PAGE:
Now, a Canada-based company called Carbon Engineering is turning this dream into a reality. Their CO2 extraction machine takes in regular air with a big fan and pushes it through a series of devices that convert the gas to a liquid, then to a solid, then back to a gas for further purification. A secondary process, using hydrogen peroxide, converts that CO2 into a combustible fuel, which could be sold in place of fossil fuels.
Fundamentally, our process has four steps. Each step concentrates the CO2 more. First step is a big fan, it pulls air through. It’s reacts with a chemical and captures 80% of the CO2 out of the air. We take that CO2-rich solution, we precipitate out solid calcium carbonate pellets. We heat those very small pellets up, and out comes the CO2. You can then do two things with it. You can choose to permanently bury it somewhere safely. Now you’ve reduced the overall level of CO2, and that’s carbon negative, or you can make products out of it.Steve Oldham CEO, Carbon Engineering
So far, Carbon Engineering has reduced the cost of carbon extraction to as low as $94 per ton of CO2, making it an economically viable endeavor. In the future, Carbon Engineering hopes to build a commercial facility that can capture one million tons of CO2 per year. This is about .002 percent of the amount of carbon we emit annually.
Instead of focusing only on places where carbon is released, like power plants or factories, direct air capture technology is designed to work anywhere. Carbon Engineering says this approach makes their method highly adaptable to different locations as resources, geological features, and economic incentives differ around the world.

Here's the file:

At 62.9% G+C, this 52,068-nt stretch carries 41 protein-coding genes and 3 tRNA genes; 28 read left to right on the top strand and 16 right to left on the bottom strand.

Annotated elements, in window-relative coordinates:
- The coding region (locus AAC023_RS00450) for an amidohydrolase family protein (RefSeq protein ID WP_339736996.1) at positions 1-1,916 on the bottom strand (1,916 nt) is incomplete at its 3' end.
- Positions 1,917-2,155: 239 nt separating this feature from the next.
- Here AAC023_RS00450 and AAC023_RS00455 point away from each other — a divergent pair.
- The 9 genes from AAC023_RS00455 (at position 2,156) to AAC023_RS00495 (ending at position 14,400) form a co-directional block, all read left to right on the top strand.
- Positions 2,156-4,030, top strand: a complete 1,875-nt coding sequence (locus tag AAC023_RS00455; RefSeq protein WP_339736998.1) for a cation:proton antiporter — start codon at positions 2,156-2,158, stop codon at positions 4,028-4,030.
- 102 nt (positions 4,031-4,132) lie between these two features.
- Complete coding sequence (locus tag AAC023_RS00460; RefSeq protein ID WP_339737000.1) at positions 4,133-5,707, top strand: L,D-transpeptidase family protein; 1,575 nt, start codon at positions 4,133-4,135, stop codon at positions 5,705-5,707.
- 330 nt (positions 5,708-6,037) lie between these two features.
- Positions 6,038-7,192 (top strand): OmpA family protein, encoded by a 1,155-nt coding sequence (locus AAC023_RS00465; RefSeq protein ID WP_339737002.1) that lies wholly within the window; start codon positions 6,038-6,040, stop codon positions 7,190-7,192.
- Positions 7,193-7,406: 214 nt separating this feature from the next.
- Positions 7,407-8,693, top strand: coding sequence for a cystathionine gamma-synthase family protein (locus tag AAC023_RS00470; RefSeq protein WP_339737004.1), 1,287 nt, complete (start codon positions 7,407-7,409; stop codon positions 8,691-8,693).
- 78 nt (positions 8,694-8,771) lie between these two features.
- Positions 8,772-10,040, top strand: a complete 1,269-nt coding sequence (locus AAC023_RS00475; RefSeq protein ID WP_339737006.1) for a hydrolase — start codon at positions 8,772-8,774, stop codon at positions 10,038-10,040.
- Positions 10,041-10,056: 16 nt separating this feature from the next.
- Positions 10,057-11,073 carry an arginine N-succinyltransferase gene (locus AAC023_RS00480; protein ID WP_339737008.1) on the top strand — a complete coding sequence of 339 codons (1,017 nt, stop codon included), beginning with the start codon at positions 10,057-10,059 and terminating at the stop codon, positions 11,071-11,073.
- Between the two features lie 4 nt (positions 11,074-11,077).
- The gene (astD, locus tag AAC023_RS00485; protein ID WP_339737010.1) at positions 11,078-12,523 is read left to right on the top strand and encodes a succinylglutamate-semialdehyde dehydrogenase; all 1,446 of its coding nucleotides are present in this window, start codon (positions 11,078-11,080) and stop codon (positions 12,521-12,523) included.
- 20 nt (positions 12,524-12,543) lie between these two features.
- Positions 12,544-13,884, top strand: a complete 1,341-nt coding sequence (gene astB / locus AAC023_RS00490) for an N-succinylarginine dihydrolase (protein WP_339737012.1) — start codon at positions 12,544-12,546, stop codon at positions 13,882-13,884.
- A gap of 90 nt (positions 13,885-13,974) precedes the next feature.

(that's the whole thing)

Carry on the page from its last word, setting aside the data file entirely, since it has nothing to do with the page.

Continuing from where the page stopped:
Limitless Potential for a New Technology
Converting atmospheric CO2 to a commercial fuel is just one potential application of this technology. With the right economic incentives, this tech could generate net-negative scenarios, in which the carbon is simply buried.
Scientists at Carbon Engineering are working to develop more facilities with other uses for carbon, such as using it to help drill for oil in west Texas, which is a net-negative carbon process.
Right now, selling extracted carbon provides funding for the development of this maturing technology. Eventually, Carbon Engineering hopes to transition to a model where burying it is the only option.
But don’t go back to the old ways of liberally spraying your Aqua Net just yet. Pursuing this kind of technology could also create existential threats for humanity. If society gets the notion that CO2 emissions don’t have consequences, based on the assumption that future technology will save us, it could have adverse impacts on our climate response.
Carbon capture might not be the final piece of the climate change puzzle, but it’s one of many necessary solutions to solve the crisis. Carbon removal allows us to reuse the carbon we’ve already emitted, giving humanity a chance to respond to climate change in the most efficient ways.
Ultimately, carbon capture will buy us time, as we build a more sustainable world.